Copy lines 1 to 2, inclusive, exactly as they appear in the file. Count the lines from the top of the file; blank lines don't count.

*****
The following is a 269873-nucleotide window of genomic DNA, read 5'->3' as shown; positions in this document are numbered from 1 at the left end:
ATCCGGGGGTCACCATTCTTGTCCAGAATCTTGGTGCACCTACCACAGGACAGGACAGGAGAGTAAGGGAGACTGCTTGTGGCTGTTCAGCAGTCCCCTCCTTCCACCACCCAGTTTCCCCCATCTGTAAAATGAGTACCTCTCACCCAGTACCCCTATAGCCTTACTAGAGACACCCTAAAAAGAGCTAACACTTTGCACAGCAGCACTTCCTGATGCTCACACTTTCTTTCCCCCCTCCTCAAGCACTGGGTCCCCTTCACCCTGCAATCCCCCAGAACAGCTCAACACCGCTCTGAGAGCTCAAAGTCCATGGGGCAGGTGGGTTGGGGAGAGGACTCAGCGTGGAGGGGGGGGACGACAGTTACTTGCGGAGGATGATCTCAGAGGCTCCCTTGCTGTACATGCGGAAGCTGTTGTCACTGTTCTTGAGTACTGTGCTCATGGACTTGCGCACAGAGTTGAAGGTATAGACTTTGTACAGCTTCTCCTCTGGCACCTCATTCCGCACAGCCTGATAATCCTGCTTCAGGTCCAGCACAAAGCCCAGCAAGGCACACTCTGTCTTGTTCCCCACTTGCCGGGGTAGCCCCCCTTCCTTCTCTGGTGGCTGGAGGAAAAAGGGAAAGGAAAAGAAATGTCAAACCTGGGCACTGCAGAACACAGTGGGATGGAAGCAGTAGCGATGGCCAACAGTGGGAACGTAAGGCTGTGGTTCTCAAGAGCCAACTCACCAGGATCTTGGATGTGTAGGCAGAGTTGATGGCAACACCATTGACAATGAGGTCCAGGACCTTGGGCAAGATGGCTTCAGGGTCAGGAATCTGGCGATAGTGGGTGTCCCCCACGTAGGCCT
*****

The following is a 269873-nucleotide window of genomic DNA, read 5'->3' as shown; positions in this document are numbered from 1 at the left end:
ATCCGGGGGTCACCATTCTTGTCCAGAATCTTGGTGCACCTACCACAGGACAGGACAGGAGAGTAAGGGAGACTGCTTGTGGCTGTTCAGCAGTCCCCTCCTTCCACCACCCAGTTTCCCCCATCTGTAAAATGAGTACCTCTCACCCAGTACCCCTATAGCCTTACTAGAGACACCCTAAAAAGAGCTAACACTTTGCACAGCAGCACTTCCTGATGCTCACACTTTCTTTCCCCCCTCCTCAAGCACTGGGTCCCCTTCACCCTGCAATCCCCCAGAACAGCTCAACACCGCTCTGAGAGCTCAAAGTCCATGGGGCAGGTGGGTTGGGGAGAGGACTCAGCGTGGAGGGGGGGGACGACAGTTACTTGCGGAGGATGATCTCAGAGGCTCCCTTGCTGTACATGCGGAAGCTGTTGTCACTGTTCTTGAGTACTGTGCTCATGGACTTGCGCACAGAGTTGAAGGTATAGACTTTGTACAGCTTCTCCTCTGGCACCTCATTCCGCACAGCCTGATAATCCTGCTTCAGGTCCAGCACAAAGCCCAGCAAGGCACACTCTGTCTTGTTCCCCACTTGCCGGGGTAGCCCCCCTTCCTTCTCTGGTGGCTGGAGGAAAAAGGGAAAGGAAAAGAAATGTCAAACCTGGGCACTGCAGAACACAGTGGGATGGAAGCAGTAGCGATGGCCAACAGTGGGAACGTAAGGCTGTGGTTCTCAAGAGCCAACTCACCAGGATCTTGGATGTGTAGGCAGAGTTGATGGCAACACCATTGACAATGAGGTCCAGGACCTTGGGCAAGATGGCTTCAGGGTCAGGAATCTGGCGATAGTGGGTGTCCCCCACGTAGGCCT